Rescuers in Thailand rescued 12 boys and their soccer coach who had been trapped in a cave in Thailand for nine days, according to the Chiang Rai Governor.
"Thai Navy seals have found all 13 with signs of life," Governor Narongsak Osottanakorn told reporters.
Rescuers had scrabbled to clear a constricted passageway for divers deep inside a flooded cave complex on Monday as the search for 12 boys and their soccer coach entered a ninth day.
The divers from a Thai navy SEAL unit were within 500 metres of a chamber containing an elevated rock mound, nicknamed "Pattaya Beach" by cavers, which could have provided the boys with a refuge when heavy rains flooded the cave, blocking the way out.
Progress had been slowed as divers needed to widen parts of a narrow 100-metre stretch that they were unable to pass through sharp bends without their air cylinders becoming jammed.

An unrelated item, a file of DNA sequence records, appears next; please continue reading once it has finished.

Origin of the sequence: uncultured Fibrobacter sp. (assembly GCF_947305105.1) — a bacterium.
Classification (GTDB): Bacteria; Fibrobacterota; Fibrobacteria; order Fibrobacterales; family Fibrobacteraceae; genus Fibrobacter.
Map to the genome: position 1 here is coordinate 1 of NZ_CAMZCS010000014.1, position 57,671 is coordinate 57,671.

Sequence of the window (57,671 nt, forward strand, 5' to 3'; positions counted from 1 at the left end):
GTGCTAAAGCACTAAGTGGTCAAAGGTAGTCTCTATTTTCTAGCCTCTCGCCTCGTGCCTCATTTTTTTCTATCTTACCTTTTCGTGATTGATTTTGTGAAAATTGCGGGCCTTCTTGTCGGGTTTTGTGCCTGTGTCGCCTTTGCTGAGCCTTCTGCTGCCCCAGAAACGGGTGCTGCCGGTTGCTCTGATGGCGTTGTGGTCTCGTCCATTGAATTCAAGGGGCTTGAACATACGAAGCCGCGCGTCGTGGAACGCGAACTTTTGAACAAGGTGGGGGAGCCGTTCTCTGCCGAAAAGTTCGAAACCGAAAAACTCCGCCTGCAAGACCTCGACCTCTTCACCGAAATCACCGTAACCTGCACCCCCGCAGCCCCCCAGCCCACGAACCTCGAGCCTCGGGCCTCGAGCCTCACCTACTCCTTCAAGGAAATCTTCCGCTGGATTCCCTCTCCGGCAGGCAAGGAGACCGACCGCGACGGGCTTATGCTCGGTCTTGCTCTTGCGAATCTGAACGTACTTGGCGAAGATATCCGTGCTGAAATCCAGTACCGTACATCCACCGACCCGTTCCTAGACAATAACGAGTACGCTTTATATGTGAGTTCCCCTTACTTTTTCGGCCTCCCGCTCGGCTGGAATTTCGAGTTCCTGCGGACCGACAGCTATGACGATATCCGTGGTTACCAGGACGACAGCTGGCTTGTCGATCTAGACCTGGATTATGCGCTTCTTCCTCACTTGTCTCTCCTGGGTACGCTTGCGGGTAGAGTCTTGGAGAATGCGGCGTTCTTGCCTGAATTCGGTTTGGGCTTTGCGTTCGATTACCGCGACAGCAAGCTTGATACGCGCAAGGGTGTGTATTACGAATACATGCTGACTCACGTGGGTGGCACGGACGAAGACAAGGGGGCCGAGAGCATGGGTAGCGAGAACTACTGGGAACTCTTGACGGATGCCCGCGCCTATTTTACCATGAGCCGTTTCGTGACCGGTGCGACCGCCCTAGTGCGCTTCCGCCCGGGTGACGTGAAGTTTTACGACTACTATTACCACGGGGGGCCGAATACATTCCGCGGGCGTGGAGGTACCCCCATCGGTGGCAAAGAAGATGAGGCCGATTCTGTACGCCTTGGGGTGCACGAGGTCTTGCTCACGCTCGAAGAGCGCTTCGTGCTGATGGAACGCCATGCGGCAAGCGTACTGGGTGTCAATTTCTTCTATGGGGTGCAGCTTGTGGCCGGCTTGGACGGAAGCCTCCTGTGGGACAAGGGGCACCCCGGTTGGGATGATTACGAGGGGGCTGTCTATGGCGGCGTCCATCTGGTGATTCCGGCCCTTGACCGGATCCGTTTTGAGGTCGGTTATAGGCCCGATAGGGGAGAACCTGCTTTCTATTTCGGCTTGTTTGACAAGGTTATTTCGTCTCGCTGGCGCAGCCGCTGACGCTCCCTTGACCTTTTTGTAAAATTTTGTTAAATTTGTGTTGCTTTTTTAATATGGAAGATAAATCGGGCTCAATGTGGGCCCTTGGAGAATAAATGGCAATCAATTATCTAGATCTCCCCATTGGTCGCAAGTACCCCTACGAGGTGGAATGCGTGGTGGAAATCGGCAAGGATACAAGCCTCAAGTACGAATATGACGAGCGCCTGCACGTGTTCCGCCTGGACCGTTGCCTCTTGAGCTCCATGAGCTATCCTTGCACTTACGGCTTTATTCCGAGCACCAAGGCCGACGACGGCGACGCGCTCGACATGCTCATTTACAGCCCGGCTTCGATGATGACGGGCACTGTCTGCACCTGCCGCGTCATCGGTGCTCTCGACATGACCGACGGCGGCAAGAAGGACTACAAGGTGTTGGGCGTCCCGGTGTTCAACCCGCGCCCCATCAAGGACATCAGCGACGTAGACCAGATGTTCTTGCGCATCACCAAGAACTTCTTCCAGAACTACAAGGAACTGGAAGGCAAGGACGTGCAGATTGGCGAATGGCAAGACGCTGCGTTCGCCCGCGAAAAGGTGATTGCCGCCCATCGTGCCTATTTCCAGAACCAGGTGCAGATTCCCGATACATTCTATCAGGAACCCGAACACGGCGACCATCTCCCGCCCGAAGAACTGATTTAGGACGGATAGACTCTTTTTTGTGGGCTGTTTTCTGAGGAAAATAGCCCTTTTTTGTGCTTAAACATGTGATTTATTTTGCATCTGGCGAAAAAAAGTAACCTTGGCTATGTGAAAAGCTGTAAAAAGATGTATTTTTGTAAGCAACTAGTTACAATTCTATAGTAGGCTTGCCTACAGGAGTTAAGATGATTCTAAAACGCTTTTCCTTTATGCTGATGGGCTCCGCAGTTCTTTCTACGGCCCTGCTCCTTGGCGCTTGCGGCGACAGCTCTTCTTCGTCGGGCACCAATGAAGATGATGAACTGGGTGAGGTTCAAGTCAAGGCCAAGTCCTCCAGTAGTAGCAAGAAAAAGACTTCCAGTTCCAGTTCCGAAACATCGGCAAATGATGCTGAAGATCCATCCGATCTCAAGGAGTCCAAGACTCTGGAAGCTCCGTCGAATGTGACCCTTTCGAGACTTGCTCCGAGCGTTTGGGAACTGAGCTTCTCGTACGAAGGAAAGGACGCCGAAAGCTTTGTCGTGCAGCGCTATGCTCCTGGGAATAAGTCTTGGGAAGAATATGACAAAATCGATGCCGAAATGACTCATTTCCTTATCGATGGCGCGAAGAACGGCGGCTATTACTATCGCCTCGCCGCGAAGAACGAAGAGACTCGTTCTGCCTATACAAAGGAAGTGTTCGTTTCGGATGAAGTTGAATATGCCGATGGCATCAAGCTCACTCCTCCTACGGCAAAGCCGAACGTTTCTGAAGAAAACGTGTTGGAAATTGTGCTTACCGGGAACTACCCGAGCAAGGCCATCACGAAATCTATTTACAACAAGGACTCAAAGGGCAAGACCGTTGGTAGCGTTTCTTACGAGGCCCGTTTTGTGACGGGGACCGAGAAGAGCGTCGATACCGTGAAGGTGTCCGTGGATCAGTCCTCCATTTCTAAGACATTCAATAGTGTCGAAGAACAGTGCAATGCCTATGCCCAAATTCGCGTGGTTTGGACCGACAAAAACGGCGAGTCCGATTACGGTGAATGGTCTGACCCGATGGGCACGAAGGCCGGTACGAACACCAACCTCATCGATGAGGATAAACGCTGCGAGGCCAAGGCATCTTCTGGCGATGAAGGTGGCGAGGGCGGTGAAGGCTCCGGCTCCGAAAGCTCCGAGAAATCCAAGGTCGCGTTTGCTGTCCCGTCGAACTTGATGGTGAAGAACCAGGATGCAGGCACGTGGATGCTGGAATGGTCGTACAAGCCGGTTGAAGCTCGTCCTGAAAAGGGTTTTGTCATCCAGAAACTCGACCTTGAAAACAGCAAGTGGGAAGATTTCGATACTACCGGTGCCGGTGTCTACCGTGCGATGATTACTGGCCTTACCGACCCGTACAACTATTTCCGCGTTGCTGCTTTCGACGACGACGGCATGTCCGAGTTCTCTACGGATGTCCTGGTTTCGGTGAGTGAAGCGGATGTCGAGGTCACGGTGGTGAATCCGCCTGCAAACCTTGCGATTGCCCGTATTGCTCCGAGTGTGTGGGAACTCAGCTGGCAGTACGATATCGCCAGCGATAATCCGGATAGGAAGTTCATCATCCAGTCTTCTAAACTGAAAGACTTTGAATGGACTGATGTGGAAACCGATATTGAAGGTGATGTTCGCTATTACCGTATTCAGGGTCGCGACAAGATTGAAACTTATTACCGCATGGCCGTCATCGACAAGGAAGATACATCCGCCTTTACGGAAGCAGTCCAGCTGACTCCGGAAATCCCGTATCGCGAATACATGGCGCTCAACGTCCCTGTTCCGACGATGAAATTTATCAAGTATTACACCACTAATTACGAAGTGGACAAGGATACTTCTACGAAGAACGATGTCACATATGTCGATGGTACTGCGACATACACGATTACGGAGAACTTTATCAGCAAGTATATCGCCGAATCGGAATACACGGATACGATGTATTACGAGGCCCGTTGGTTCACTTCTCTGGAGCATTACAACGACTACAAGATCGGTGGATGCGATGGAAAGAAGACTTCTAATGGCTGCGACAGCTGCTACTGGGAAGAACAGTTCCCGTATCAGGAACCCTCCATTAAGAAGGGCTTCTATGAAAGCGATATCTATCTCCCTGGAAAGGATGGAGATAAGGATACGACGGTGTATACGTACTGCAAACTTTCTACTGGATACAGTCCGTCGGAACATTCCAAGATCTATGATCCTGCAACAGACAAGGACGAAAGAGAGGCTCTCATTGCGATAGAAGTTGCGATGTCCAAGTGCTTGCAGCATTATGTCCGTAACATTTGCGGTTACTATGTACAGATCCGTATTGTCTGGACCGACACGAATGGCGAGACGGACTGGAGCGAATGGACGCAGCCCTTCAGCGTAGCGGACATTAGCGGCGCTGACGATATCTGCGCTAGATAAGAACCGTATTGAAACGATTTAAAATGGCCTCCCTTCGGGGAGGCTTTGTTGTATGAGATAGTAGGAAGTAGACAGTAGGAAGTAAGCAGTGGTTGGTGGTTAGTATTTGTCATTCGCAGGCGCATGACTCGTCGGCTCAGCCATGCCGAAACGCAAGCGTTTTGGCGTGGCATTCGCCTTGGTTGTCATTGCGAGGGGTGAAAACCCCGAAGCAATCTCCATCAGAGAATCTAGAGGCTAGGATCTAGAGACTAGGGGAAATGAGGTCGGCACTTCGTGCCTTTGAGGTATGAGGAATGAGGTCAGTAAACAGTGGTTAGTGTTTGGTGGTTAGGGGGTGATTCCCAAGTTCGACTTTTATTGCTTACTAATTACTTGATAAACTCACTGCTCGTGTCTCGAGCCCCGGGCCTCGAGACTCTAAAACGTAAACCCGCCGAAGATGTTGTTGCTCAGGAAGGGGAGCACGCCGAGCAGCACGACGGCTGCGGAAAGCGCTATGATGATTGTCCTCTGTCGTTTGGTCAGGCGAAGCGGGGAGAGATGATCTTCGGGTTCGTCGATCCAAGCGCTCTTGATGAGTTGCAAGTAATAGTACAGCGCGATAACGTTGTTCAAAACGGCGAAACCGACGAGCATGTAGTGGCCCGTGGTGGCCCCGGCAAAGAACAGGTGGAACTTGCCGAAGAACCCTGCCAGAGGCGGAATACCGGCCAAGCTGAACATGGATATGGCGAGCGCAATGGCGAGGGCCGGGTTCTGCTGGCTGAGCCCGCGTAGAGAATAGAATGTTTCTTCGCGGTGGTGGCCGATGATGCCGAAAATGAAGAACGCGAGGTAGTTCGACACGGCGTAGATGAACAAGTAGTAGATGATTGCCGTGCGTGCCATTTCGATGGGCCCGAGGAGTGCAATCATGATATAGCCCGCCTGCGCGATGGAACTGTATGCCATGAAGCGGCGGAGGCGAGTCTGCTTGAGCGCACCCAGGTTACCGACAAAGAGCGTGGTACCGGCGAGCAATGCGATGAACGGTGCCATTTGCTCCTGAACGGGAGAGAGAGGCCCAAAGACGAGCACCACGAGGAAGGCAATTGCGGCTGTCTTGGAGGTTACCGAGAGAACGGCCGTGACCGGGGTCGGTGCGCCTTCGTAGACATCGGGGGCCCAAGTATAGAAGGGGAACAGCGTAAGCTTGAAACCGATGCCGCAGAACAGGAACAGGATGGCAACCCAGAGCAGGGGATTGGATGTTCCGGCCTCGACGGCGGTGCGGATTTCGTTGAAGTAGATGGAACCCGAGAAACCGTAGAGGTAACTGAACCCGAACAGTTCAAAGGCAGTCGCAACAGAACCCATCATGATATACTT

"Today's aim is to widen this hole," Chiang Rai governor Narongsak Osatanakorn told reporters earlier on Monday.
The boys, aged between 11 and 16, and their 25-year-old coach disappeared on June 23 during an outing to the Tham Luang cave, which runs for 10 kilometres beneath the mountains in northern Chiang Rai province.
Aside from belongings left at the mouth of the cave and handprints on the walls, no trace of them had been found since.
National news bulletins had been dominated by updates from the mammoth search involving more than 1,000 personnel, including rescue teams from the United States, Britain, Japan and elsewhere.
Doctors had said the boys could survive for days without food, but much would depend on whether they found water clean enough to drink.
The heavy seasonal rains hampered the search operation, with divers groping their way along the cave walls, barely able to see in the muddy water, but the pumps had helped to bring down water levels in recent days.
Narongsak said that an operations centre has been set up in the third chamber, about 1.7 kilometres from entrance to the cave.